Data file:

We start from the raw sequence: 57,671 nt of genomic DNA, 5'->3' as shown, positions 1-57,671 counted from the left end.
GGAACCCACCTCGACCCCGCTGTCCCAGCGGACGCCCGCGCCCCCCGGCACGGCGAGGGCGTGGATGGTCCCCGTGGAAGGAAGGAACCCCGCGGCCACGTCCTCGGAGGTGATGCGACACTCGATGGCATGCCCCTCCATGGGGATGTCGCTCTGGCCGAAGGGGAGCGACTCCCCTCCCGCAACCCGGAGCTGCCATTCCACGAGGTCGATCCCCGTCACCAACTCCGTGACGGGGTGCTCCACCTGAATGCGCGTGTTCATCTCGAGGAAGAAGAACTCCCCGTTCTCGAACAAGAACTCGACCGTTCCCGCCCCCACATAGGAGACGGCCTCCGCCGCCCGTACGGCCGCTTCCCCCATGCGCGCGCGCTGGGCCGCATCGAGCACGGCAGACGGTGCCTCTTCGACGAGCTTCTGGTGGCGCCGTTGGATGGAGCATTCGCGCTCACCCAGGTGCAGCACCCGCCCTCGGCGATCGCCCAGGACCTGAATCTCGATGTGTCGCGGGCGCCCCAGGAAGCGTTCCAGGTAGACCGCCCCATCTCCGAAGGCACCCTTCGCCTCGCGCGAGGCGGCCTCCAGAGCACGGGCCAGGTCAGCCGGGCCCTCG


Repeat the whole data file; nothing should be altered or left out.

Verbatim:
We start from the raw sequence: 57,671 nt of genomic DNA, 5'->3' as shown, positions 1-57,671 counted from the left end.
GGAACCCACCTCGACCCCGCTGTCCCAGCGGACGCCCGCGCCCCCCGGCACGGCGAGGGCGTGGATGGTCCCCGTGGAAGGAAGGAACCCCGCGGCCACGTCCTCGGAGGTGATGCGACACTCGATGGCATGCCCCTCCATGGGGATGTCGCTCTGGCCGAAGGGGAGCGACTCCCCTCCCGCAACCCGGAGCTGCCATTCCACGAGGTCGATCCCCGTCACCAACTCCGTGACGGGGTGCTCCACCTGAATGCGCGTGTTCATCTCGAGGAAGAAGAACTCCCCGTTCTCGAACAAGAACTCGACCGTTCCCGCCCCCACATAGGAGACGGCCTCCGCCGCCCGTACGGCCGCTTCCCCCATGCGCGCGCGCTGGGCCGCATCGAGCACGGCAGACGGTGCCTCTTCGACGAGCTTCTGGTGGCGCCGTTGGATGGAGCATTCGCGCTCACCCAGGTGCAGCACCCGCCCTCGGCGATCGCCCAGGACCTGAATCTCGATGTGTCGCGGGCGCCCCAGGAAGCGTTCCAGGTAGACCGCCCCATCTCCGAAGGCACCCTTCGCCTCGCGCGAGGCGGCCTCCAGAGCACGGGCCAGGTCAGCCGGGCCCTCG